Richie McGinniss , chief video director for the conservative news website the Daily Caller, was in Kenosha covering the unrest with two other Daily Caller reporters.
McGinniss testified he went to his hotel to connect to the internet the evening of Aug. 25 and saw online that a group of armed people were outside a business. He returned to the street and conducted a video interview with Rittenhouse.
The interview was played during McGinniss’ testimony. In the interview, Rittenhouse said he was at the car lot to provide medical assistance to people and that the other armed men around him on the street and roof were there to protect him.
Rittenhouse told McGinniss he could follow him as he sought out people who needed medical help. In the video, Rittenhouse walked toward other people and shouted, “Does anybody need medical?”
Rittenhouse had a brief interaction with a group of four men who were upset that he was offering medical care. Earlier, Rittenhouse had come up to the men with his gun as they were jumping on cars, McGinniss learned as he talked with the men.
McGinniss testified that he then saw Rittenhouse running down the street with a fire extinguisher in one hand. McGinniss said he followed because he sensed there was something big happening.
Assistant District Attorney Thomas Binger focused on video footage of the moments Rittenhouse ran into a parking lot, chased by Rosenbaum. McGinniss was feet away from the two men.
McGinniss said he noticed Rosenbaum was not armed and was only carrying a plastic bag.
According to McGinniss’ testimony, Rosenbaum threw the bag at Rittenhouse.
Then he heard the first shot — fired by another person — but didn’t think it was a gunshot initially. He described it as a “pop.”
Then Rittenhouse turned around and faced Rosenbaum. The defense has argued that Rittenhouse shot Rosenbaum because he heard the gunshot.
McGinniss said he believed Rittenhouse turned around because he was running into a corner in the parking lot.
“Night-of, it appeared to me that he turned around because he had reached a dead-end or something like that,” McGinniss said.
McGinniss testified he saw Rosenbaum “lunge” at Rittenhouse in the split seconds before Rittenhouse fired four shots, a detail Binger focused on before the courtroom broke for lunch. McGinniss in previous televised interviews used the word “fall” to describe Rosenbaum’s movement.
McGinniss clarified that Rosenbaum had a forward “momentum” with the lunge and that he might have been able to catch himself if he weren’t shot.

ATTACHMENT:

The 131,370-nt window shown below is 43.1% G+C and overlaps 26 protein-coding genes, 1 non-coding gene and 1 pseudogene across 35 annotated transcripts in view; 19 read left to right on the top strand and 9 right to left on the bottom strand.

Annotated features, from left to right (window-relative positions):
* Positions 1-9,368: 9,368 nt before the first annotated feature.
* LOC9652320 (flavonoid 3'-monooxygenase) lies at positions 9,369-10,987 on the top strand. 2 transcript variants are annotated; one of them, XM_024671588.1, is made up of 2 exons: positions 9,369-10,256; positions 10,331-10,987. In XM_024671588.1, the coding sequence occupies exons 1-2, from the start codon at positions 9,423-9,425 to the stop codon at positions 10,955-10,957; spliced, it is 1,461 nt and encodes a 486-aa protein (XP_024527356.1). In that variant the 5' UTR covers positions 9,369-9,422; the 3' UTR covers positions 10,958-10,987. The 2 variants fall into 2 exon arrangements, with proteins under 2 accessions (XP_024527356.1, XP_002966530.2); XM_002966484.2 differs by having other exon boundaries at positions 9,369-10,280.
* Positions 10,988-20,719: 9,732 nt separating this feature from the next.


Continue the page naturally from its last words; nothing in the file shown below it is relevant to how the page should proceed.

— Sophie Carson
Juror booted after making joke to sheriff's deputy
Kenosha County Circuit Judge Bruce Schroeder dismissed a male juror Thursday morning who made a joke to a sheriff’s deputy about the police shooting of Jacob Blake and the number of times he was shot.
When Schroeder brought the juror to the courtroom to ask him about the joke, the man would not repeat it but said he didn’t think it had “anything to do with” the trial of Kyle Rittenhouse.
Schroeder has talked repeatedly about the importance that the public perceives the trial as fair.
“It’s clear that the appearance of bias is present and it would seriously undermine the outcome of the case,” he said.
At the very least, Schroeder said, “it was bad judgment to tell a joke of that nature.”
With the juror’s dismissal, 19 jurors remain. Only twelve will deliberate.
Questioning of Martin Howard, a Kenosha police detective who is a lead investigator on the case, continued Thursday morning. Both prosecutors and defense attorneys have focused heavily on videos from bystanders as they have questioned Howard.
— Sophie Carson
A juror could be booted from trial because of a joke told to sheriff's deputy
At the end of court on Wednesday, Assistant District Attorney Thomas Binger brought up an incident in which one off the 20 jurors tried to tell a joke to sheriff's deputy.
Binger didn't reveal the nature of the joke, but apparently it was something that caused him to ask Judge Bruce Schroeder to remove the juror. Only 12 will deliberate, so there are plenty of alternates at this point.
The request got the attention of everyone preparing to leave the courtroom for the day.
Schroeder immediately said he would consider the matter Thursday morning. The deputy could be questioned separately under oath about what was said. If the judge finds it was inappropriate or revealed a bias, he would dismiss the juror.
The 20 jurors are mostly older — fewer than six appear to be under 40. There is one Black male, who is younger, and one man who uses an electric scooter-style wheelchair and is older.
One of the older male jurors has worn a dress shirt, slacks and a blazer each day, but most of them dress very casually.
Most seem to be taking notes on pads they are provided at the start of each day.
During the jury selection process Monday, about three dozen people were excused with cause, like imminent European travel plans, health conditions, or because they no longer live in the county. Several said they had strong opinions about what the outcome should be.
Also on Monday, a potential male juror was cited for disorderly conduct after a sheriff's deputy found him smoking in a courthouse restroom, where it is prohibited.
— Bruce Vielmetti
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This article originally appeared on Milwaukee Journal Sentinel: Kyle Rittenhouse trial live updates: Witness Ryan Balch testifies